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Measutring ROI and Adwords

Using Conversions to Measure ROI

Cost per acquisition

ROI and Selling

ROI is the ratio of your net profit to your costs. For an advertiser it is the most important measurement. It is based on your specific advertising goals and shows the real effect your advertising efforts have on your business.

One way to define ROI is the Product sales ROI model. ROI = (Revenue - Cost of goods sold) / Cost of goods sold.

Let's say you have a product that costs $100 to produce, and sells for $200. You sell 6 of these products as a result of advertising them with Google AdWords. Your total sales are $1200, and your AdWords costs are $200. Your ROI is ($1200-($600+$200))/($600+$200), or 50%.

By calculating your ROI, you can determine how much money you have made by advertising with AdWords. Your ROI can help you decide how to spend your budget. For example, if you find that a certain campaign is generating a higher ROI than others, you can apply more of your budget to the successful campaign and less to the ones that aren't performing as well. You can also use the information to try improve the performance of the less successful campaigns.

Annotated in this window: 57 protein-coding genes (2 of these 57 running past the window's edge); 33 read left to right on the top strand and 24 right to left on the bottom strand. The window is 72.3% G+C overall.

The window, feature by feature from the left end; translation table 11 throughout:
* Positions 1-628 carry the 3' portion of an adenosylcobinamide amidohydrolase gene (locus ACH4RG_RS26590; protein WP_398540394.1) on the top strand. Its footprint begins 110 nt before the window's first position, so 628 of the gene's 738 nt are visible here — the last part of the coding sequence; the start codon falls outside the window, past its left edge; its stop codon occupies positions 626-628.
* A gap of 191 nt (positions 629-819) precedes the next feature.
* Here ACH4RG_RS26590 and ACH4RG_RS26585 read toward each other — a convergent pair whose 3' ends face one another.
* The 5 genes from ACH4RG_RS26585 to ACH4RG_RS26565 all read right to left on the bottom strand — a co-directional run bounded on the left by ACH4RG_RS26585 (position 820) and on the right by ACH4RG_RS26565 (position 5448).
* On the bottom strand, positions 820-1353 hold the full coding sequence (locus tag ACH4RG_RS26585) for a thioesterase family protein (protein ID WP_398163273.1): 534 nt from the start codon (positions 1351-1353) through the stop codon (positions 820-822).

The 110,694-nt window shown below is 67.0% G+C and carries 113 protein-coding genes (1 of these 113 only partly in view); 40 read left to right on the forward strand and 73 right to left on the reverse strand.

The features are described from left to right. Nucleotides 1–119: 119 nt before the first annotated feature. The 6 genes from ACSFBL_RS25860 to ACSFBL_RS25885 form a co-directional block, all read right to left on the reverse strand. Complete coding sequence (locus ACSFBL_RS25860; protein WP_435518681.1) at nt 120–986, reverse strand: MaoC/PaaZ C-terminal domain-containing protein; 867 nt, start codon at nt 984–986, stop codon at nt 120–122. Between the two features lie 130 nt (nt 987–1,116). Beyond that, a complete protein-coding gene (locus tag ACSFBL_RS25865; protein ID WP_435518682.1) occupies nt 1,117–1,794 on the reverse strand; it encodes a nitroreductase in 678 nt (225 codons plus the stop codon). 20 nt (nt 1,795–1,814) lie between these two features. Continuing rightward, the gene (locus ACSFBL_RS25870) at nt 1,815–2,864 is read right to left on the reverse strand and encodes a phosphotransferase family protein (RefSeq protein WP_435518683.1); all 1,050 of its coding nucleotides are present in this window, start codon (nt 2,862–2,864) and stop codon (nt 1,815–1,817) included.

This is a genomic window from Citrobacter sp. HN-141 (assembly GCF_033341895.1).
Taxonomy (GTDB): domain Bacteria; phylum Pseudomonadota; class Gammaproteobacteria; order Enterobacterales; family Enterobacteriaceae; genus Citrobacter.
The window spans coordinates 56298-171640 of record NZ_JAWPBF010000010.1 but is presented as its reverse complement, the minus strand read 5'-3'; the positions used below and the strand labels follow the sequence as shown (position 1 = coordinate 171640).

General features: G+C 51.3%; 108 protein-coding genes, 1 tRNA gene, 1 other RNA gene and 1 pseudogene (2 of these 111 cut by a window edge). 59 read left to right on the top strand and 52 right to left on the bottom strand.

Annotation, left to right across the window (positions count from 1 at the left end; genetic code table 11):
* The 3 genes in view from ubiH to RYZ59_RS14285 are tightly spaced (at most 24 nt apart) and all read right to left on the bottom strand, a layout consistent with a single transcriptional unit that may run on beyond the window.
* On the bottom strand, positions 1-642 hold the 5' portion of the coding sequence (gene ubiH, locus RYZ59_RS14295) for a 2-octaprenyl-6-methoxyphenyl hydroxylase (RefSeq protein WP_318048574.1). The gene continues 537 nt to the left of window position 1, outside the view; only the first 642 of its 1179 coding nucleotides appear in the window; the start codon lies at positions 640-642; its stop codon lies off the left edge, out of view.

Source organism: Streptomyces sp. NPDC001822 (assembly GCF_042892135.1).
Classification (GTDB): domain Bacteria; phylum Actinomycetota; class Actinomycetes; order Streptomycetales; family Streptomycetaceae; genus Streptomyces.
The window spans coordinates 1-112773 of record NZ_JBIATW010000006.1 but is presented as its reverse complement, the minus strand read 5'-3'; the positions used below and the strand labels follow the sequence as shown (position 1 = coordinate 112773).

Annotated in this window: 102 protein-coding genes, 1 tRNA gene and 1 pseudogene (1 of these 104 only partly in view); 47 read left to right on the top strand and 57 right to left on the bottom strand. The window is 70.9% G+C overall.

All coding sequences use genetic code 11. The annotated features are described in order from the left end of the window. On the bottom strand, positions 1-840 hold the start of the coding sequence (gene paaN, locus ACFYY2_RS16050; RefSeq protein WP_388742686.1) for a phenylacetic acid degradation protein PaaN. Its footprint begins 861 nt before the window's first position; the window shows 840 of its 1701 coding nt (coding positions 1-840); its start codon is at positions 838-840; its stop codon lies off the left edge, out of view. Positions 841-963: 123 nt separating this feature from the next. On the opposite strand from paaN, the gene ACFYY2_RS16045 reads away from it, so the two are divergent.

Measuring ROI with Conversions

What if you do NOT sell a product directly to the customer.

In this case you can use a an alternative ROI measurement called Cost Per Acquisition or CPA. CPA can be used to estimate values for your leads and page views. Acquisitions can be thought of as conversions. Conversions are actions your customers take that you think are valuable. They represent actions like completing a purchase, signing up to receive more information or simply seeing an online page.

You can assign a value to this conversions and then calculate the ROI based on these numbers.

Using this method allows you to focus primarily on how your advertising costs compare to the number of acquisitions those costs deliver. Lets your ad costs $1000, resulting in 10 sales. So your CPA for that ad is $100. Here's the formula for CPA: (Costs/Sales) = CPA

Your CPA shouldn't exceed the profit you made from each acquisition. For our example ad, the CPA is 20% less than the profit the acquisitions provide.

So even if you run a business that does NOT sell direct, you can still measure your ROI and use these calculations to make better business decisions.

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